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Offshore energy: A state task force is in the preliminary stages of creating a wind farm off the Central Coast 

Off the coast of Morro Bay, you may be able to one day see (far out in the distance) the blades of wind turbines moving in the breeze. At least that’s what a state task force is working to accomplish, so it might be a few years.

Trident Winds—a developer interested in creating a wind farm off the Central Coast—kicked the pilot project into gear in 2015 when it submitted a lease request for the ocean floor. The project is still in its infancy, but Alla Weinstein, founder of the company, said offshore wind would add to the mix of renewable energy that California demands.

“It will provide a much stronger source of energy with more consistency and more hours of energy flow in the day than other resources,” Weinstein said.

On April 13, a state task force held a public meeting in the SLO County Board of Supervisors chamber to discuss the blueprints for the proposed wind farm near Morro Bay. While the team had answers about the process of getting this project in the water, it couldn’t engage in conversations about the impact those turbines could have on coastal resources.

The task force consists of members from the California Energy Commission and the Bureau of Ocean Energy Management and was put together to look into offshore wind as another potential source of renewable energy.

In 2002, the state created a Renewables Portfolio Standard Program with the goal of increasing the percentage of renewable energy used by Californians and decreasing the greenhouse gases generated. The current goal is a 33 percent reduction in greenhouse gas emissions by 2020 and 50 percent by 2030. Offshore wind energy is the latest renewable resource to enter the portfolio.

California Energy Commissioner Karen Douglas said offshore wind wasn’t previously considered because of its high cost. Wind farms have started to pop up on the East Coast—the first being offshore from Rhode Island—but the majority sit off the coast of Europe.

Waters off the East Coast and Europe are shallow, so the turbines are held by stationary infrastructure bound to the ocean floor, Douglas said. As this type of renewable energy gains momentum, these products are becoming mass-produced and cost is going down.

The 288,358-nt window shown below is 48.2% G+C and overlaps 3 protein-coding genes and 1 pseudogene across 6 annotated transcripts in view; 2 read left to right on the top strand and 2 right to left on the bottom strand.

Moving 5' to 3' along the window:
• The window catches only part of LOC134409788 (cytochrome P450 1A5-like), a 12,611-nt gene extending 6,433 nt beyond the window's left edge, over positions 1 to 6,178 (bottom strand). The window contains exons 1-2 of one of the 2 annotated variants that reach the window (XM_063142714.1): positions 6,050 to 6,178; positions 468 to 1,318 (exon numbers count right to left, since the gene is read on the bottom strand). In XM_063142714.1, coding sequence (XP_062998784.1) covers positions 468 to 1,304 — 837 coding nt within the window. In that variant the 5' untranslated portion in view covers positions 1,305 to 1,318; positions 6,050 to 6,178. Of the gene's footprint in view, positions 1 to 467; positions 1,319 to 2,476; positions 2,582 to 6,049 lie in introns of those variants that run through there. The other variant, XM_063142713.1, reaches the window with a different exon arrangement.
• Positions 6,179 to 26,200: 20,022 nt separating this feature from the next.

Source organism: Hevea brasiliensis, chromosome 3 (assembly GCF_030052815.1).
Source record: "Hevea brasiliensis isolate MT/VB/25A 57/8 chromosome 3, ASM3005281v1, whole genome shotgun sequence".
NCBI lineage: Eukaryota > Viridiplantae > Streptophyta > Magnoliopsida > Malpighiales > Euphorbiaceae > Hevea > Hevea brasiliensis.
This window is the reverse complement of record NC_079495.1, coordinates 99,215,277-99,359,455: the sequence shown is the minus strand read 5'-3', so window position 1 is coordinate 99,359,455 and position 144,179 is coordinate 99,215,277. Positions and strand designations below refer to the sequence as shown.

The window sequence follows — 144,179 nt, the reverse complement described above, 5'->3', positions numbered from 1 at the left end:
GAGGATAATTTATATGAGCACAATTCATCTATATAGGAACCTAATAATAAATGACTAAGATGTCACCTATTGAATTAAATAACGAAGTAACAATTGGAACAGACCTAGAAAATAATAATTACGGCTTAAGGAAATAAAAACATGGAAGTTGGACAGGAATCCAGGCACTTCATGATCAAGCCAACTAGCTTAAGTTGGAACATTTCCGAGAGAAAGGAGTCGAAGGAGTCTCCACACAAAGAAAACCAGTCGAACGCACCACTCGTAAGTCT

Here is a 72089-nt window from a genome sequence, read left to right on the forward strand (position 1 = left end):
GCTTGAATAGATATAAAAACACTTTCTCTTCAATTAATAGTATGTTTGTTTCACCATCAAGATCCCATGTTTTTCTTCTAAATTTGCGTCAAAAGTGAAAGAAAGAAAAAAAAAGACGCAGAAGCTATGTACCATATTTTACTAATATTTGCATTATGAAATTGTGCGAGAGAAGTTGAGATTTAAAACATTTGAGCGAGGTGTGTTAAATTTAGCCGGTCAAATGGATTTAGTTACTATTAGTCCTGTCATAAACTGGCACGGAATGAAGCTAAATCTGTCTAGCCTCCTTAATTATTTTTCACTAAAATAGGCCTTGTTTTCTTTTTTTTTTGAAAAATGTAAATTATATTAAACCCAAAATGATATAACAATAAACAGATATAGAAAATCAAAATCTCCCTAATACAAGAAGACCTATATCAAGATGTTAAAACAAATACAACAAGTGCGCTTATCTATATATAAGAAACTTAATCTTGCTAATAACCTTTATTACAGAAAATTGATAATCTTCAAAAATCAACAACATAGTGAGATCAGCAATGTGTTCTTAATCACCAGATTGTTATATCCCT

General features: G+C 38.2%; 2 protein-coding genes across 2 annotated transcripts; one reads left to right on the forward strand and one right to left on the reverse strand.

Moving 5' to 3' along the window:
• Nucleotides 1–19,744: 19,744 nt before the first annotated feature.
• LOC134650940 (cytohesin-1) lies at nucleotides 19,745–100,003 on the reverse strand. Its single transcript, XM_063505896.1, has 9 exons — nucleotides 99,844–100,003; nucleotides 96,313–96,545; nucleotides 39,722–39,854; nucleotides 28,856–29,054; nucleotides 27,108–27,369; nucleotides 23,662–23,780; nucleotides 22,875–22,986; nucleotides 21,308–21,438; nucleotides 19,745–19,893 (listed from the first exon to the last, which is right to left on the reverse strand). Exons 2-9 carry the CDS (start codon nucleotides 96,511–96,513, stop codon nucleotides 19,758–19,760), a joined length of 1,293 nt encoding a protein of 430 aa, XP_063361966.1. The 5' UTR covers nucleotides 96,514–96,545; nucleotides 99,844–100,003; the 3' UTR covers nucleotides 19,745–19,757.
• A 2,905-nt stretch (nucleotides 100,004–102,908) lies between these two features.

“So a resource that seemed even a few years ago to be a lot more expensive, than a lot of alternatives that we already have here in California, suddenly seems much closer to being a potential in our market,” Douglas said.

The water off the West Coast is deep and it wouldn’t be feasible to affix turbines to the ocean floor, so the project proposed for the Central Coast would be a little different than what’s happening in the Atlantic Ocean, Weinstein said.

She said research and designs for floating turbines are currently underway for something that could not only accommodate California’s ocean floor situation, but would also be something that could be easier to move.

“We’re going to be using floating foundations, and those are moored to the ocean floor, and for them to be removed, it would be a simpler procedure because you would literally yank at the anchors and pull them out,” she said.

The company favors the Central Coast because of its existing energy plants—Morro Bay Power Plant (decommissioned in February 2014) and Diablo Canyon Nuclear Power Plant (expected to be decommissioned by 2025)—that could easily connect the potential wind farm to the grid.

While the project would be adding to the overall goal of increasing renewable energy in the state, Weinstein said the turbines could also bring in local jobs.

“I can’t really talk to them in quantification because the work has not been done, but if you look at Europe, do some extrapolations,” she said. “The mere fact that the offshore wind industry does not exist, you will be effectively creating a new industry.”

Even though this kind of energy could have positive impacts, the state task force is reaching out to the public to learn about the impacts it could have on wildlife and the local fisherman.

“The objective we have is coexistence and we coexist together. We’re not doing anything that needs to be done such that people don’t feel that we’re just coming in and don’t care about them, because we do,” Weinstein said.

That was the goal of the public meeting on April 13—to reach out to the community and to learn what impacts the task force should be researching. Only a few attendees spoke during the comment period, but their main concerns were for marine life and whether turbines would obstruct their view of the ocean.

Morro Bay Mayor Jamie Irons is excited about the potential project because of his previous experience working in the now retired Morro Bay Power Plant.

“I’ve been in the energy field so I probably have a different perspective and interest in that; it’s fascinating,” he said. “But I also see it with a critical eye from the standpoint of protecting the city.”

Staff Writer Karen Garcia can be reached at [email protected].

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